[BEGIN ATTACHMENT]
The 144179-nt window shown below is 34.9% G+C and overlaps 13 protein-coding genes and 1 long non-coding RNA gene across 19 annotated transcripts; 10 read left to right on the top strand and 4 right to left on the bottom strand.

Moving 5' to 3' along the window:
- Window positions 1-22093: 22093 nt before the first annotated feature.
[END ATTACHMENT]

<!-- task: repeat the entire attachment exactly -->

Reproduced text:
The 144179-nt window shown below is 34.9% G+C and overlaps 13 protein-coding genes and 1 long non-coding RNA gene across 19 annotated transcripts; 10 read left to right on the top strand and 4 right to left on the bottom strand.

Moving 5' to 3' along the window:
- Window positions 1-22093: 22093 nt before the first annotated feature.